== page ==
Rating: 1.5 out of 5.

As new romance Redeeming Love opens, first to a Shakespeare quote about gold, then accompanied by twangy music and people hunting for gold in the swampy waters, I was a little unsure just what I had gotten myself into. Period-piece romances are hit or miss for me personally, as there is a fine line between boring and dramatic. The best of the best, like Legends of the Fall, or Atonement, are often entwined with a deep sadness. Redeeming Love dances along this boring/dramatic line dangerously on a tightrope from beginning to end, and beyond some pretty visuals and solid acting performances, there is not a whole lot here to recommend that feels new or exciting. 

Based on the bestselling novel by Francine Rivers, Redeeming Love is set during the California Gold Rush of 1850. If there is one film this owes its existence to, I think Titanic is a safe bet. Michael (Tom Lewis) is practically a stand-in for Jack Dawson, a quiet farmer who is immediately smitten by merely looking at the alluring, gorgeous prostitute who goes by the name Angel (Abigail Cowen.) “I have to meet her!” he exclaims with a doe-eyed look in his eyes that seems to be screaming ‘love at first sight.’ This being a love story, their two lives become intertwined. A domineering woman who goes by The Duchess (Famke Janssen) tries to control Angel. She actually holds lotteries to select lucky winners for a night alone with Angel. Michael’s involvement seems to ruffle a lot of feathers—how can he be the one to take Angel’s hand in marriage? Nina Dobrev appears in flashbacks that flesh out Angel’s character to the best of the movie’s abilities, even when her present-day iteration seems disconnected. Toss in Erin Dane playing a villainous Duke, and the groundwork is laid for what should at least be an entertaining time-passer.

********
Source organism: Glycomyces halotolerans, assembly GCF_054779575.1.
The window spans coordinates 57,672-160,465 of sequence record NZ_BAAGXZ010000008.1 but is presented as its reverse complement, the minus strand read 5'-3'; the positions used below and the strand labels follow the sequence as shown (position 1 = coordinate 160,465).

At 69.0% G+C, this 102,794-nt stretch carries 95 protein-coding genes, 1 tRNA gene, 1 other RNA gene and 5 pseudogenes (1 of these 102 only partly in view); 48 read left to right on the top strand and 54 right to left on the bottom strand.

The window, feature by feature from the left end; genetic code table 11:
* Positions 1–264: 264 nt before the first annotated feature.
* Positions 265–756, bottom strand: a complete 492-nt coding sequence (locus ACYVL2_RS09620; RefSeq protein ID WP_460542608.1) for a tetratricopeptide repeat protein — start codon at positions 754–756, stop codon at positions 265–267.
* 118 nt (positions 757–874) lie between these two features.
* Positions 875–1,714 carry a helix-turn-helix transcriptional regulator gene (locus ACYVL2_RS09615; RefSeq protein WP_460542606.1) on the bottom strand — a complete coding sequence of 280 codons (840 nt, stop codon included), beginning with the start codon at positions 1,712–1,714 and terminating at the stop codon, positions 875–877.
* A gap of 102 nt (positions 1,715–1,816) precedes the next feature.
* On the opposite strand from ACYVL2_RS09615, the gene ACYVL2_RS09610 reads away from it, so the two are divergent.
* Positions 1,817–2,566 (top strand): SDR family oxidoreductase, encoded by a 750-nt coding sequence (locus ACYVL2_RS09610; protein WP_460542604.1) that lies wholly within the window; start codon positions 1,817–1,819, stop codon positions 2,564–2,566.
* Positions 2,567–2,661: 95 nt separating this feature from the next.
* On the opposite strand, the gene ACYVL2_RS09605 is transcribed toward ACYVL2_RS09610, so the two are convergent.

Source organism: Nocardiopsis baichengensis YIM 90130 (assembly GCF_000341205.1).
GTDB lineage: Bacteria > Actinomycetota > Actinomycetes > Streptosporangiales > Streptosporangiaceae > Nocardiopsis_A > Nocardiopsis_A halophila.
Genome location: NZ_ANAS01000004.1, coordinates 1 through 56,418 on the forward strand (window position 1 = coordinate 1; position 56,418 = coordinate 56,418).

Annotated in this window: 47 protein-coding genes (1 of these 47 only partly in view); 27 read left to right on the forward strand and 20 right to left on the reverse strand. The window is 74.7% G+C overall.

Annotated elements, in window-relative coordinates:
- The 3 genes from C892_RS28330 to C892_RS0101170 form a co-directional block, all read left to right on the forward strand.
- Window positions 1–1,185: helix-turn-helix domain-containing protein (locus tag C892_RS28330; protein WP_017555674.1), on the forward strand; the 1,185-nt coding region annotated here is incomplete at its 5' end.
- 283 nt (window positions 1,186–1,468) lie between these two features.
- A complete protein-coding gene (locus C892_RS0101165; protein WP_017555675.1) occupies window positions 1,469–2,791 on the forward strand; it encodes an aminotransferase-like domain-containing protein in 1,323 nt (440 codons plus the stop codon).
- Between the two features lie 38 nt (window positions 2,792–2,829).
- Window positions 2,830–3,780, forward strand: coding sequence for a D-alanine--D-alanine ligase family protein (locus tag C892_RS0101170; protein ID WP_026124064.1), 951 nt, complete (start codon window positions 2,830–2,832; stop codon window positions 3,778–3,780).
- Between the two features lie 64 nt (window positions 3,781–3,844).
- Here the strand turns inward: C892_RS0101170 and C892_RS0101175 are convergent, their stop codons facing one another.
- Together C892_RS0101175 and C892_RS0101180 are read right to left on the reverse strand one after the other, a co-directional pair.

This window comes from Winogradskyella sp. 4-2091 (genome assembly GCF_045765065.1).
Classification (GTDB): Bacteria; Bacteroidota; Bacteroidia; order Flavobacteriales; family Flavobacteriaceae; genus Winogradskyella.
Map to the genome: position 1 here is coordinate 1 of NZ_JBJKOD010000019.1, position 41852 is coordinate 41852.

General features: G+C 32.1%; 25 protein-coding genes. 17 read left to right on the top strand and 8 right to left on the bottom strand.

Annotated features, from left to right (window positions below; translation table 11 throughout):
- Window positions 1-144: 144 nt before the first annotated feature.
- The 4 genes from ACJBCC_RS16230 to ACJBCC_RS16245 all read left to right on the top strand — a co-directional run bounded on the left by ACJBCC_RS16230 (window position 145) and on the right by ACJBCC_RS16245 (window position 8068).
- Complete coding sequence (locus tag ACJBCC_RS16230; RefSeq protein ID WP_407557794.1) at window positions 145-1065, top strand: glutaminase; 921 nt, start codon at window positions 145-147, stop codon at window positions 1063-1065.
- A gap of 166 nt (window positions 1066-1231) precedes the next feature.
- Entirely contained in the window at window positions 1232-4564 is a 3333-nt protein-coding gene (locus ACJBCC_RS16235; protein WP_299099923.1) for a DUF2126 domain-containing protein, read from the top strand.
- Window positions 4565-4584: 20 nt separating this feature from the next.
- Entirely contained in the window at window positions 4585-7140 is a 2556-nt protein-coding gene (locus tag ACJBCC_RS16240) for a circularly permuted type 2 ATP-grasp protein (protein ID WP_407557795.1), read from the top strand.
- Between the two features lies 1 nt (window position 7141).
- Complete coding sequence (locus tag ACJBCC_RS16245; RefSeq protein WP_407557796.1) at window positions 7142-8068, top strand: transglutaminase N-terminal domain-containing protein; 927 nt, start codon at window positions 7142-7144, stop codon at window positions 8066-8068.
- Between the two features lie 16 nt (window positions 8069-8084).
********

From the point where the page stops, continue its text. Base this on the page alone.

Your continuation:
Director D.J. Caruso was a very strange choice for the film, with his expertise mainly lying in action (XXX3, I Am Number Four) and surprisingly good Shia LaBeouf thrillers (Disturbia, Eagle Eye). Pegging him as the right choice to helm a western-leaning romantic drama wouldn’t exactly be my first guess. However, I think he does a perfectly serviceable job in transforming South Africa into a bustling California town during the Gold Rush. The real problem here is the source material, character chemistry, and frequently unpleasant subject matter.

Clocking in at over two hours in length, Redeeming Love drags its feet on more than one occasion, simply postponing the inevitable. I had to stop myself from nodding off during some of the slower sequences. Religious overtones (this is based on the biblical book of Hosea) fail to boost up characters that are undoubtedly more complex on the page than on the screen. A stuffy, disjointed romance with a predictable love story that is mostly a snooze, Redeeming Love may please fans of the source material, or the less-demanding consumer of romantic fluff. For this viewer, it fails to deliver anything worthwhile.

Redeeming Love calls for one’s redemption when it debuts exclusively in theaters on Friday, January 21st.

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